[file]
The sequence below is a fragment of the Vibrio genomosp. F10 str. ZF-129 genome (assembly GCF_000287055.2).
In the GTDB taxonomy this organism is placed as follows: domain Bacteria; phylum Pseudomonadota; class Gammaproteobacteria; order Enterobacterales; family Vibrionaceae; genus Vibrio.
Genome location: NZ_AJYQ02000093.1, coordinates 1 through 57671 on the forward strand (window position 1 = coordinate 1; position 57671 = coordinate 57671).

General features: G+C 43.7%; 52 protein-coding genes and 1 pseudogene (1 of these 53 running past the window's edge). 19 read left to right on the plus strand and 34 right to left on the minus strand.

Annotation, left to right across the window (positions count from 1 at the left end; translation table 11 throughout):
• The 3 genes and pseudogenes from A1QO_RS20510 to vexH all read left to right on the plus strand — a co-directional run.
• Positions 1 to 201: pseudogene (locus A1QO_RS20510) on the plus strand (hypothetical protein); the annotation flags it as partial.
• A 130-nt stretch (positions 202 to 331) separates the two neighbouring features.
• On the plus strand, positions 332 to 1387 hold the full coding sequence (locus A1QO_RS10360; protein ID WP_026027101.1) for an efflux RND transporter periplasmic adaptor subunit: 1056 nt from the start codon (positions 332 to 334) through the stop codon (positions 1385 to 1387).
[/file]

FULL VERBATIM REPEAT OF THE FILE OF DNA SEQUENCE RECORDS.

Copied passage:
The sequence below is a fragment of the Vibrio genomosp. F10 str. ZF-129 genome (assembly GCF_000287055.2).
In the GTDB taxonomy this organism is placed as follows: domain Bacteria; phylum Pseudomonadota; class Gammaproteobacteria; order Enterobacterales; family Vibrionaceae; genus Vibrio.
Genome location: NZ_AJYQ02000093.1, coordinates 1 through 57671 on the forward strand (window position 1 = coordinate 1; position 57671 = coordinate 57671).

General features: G+C 43.7%; 52 protein-coding genes and 1 pseudogene (1 of these 53 running past the window's edge). 19 read left to right on the plus strand and 34 right to left on the minus strand.

Annotation, left to right across the window (positions count from 1 at the left end; translation table 11 throughout):
• The 3 genes and pseudogenes from A1QO_RS20510 to vexH all read left to right on the plus strand — a co-directional run.
• Positions 1 to 201: pseudogene (locus A1QO_RS20510) on the plus strand (hypothetical protein); the annotation flags it as partial.
• A 130-nt stretch (positions 202 to 331) separates the two neighbouring features.
• On the plus strand, positions 332 to 1387 hold the full coding sequence (locus A1QO_RS10360; protein ID WP_026027101.1) for an efflux RND transporter periplasmic adaptor subunit: 1056 nt from the start codon (positions 332 to 334) through the stop codon (positions 1385 to 1387).